Friday, March 30, 2007

Who wants to be a Ravenswood Millionaire?

As an owner of a duplex condo in Ravenswood, I like to know how much gets you what on the street... and why. Not only as an agent, but as a guy looking for the next place for my family. We bought our current place to improve both our neighborhood and our living space for our needs. Ravenswood happends to be our first choice of Chicago areas to live in and I can see moving up to a single family home in a few years here too.

My invesitgations as a nosey neighbor have led me to several "off market" single family homes for sale in the $1M to $1.5M range. Two are my block and being sold "by owner". One owner is a real estate broker and the other... well, I have not met him/her yet.

So I got to thinking..., how many million dollar homes are available to buy in Ravenswood at the moment? A quick look at the MLS shows that between North Ashland to North Damen and West Montrose to West Foster there are eight active listings on the market from $1M to $1.5M. These do not count the unrepresented sellers or cancelled listings that may come back on shortly.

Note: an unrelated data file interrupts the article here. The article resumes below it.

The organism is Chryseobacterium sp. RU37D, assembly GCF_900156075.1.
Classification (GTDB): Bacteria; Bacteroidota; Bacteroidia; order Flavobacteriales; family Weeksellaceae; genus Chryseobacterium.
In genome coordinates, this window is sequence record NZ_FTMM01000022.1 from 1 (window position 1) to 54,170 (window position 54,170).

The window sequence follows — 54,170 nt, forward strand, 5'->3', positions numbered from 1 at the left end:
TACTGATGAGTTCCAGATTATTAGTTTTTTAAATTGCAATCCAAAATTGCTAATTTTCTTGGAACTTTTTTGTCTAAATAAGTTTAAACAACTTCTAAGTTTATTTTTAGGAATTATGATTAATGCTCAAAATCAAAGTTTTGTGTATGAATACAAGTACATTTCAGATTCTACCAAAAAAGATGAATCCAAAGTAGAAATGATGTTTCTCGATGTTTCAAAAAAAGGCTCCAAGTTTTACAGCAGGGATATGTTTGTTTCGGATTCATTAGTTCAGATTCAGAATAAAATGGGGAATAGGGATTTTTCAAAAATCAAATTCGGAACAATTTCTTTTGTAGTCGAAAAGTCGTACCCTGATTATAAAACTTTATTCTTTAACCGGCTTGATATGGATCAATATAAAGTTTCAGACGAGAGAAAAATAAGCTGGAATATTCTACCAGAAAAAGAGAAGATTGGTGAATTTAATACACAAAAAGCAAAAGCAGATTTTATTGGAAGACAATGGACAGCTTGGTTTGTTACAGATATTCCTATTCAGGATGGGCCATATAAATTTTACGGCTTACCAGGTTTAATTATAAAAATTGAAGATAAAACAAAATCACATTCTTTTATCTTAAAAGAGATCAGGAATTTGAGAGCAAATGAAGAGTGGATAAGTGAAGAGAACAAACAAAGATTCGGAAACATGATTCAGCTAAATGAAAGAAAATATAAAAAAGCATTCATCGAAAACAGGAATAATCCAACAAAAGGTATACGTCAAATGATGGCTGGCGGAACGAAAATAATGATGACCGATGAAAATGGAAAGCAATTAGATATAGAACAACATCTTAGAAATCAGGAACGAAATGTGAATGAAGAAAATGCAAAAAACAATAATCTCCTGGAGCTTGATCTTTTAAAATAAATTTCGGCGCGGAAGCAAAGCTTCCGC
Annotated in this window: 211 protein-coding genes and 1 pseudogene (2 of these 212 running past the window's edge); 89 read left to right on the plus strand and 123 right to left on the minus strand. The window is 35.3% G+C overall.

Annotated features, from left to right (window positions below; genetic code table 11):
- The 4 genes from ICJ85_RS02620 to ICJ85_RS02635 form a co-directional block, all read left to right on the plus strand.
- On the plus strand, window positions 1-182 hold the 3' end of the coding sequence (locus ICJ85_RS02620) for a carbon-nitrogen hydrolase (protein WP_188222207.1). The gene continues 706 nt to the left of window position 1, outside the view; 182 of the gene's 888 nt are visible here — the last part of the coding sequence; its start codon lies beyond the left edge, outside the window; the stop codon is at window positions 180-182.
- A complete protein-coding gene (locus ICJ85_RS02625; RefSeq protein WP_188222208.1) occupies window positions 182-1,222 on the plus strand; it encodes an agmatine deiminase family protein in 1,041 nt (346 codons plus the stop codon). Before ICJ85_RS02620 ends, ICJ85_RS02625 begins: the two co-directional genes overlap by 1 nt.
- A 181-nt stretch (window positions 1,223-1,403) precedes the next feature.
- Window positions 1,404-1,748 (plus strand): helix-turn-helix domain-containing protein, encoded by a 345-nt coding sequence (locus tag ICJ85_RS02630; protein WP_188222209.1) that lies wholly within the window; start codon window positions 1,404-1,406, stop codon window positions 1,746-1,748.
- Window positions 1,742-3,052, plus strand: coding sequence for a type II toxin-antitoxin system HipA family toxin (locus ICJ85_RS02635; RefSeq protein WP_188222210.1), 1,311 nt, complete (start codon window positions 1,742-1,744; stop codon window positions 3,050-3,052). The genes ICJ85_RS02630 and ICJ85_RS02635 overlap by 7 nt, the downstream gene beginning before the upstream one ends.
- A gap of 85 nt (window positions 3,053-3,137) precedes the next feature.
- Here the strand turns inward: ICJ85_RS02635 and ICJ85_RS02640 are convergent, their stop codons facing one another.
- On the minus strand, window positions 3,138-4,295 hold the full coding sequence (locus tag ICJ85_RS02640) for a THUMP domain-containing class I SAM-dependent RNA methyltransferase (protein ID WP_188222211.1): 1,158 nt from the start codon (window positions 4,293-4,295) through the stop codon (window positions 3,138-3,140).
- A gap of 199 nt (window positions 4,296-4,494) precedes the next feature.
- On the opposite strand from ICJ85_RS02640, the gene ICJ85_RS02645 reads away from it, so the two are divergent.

In the past year, only three homes on the MLS have sold for over a million, and currently, there are four homes one million and up under contract. However, there are surely more in the bunch that sold in development, privately or just were not recorded on the MLS (for instance, niether my last personal home sale or purchase are recorded on the MLS). It's good to have knowledge of a few of the "unrecorded sales" to go into battle with when negotiating a single family home.

The $1M to $1.5M range will typically get you an oversized lot, 4.5 beds, 3.5 baths and a 2.5 car garage. The homes range from new construction on smaller lots to homes that need a little work on double lots. There are no homes currently priced over $1.5M for sale... but there is one under contract with an asking price of $1,568,000.00. In the past year, the highest priced home closed at $1,450,000.00.

Friday, March 23, 2007

The Balcony: Condo Association or Owners?

"Who's line is it anyway?" is a terrific comedy improvisational television game show that features “players” making up lines and actions depending on one theme. Say you throw out “new home buyers in Chicago” and the players make up a hilarious scene of bumbling through the home buying process. Maybe Al Capone is your Realtor… you get it? Hilarious.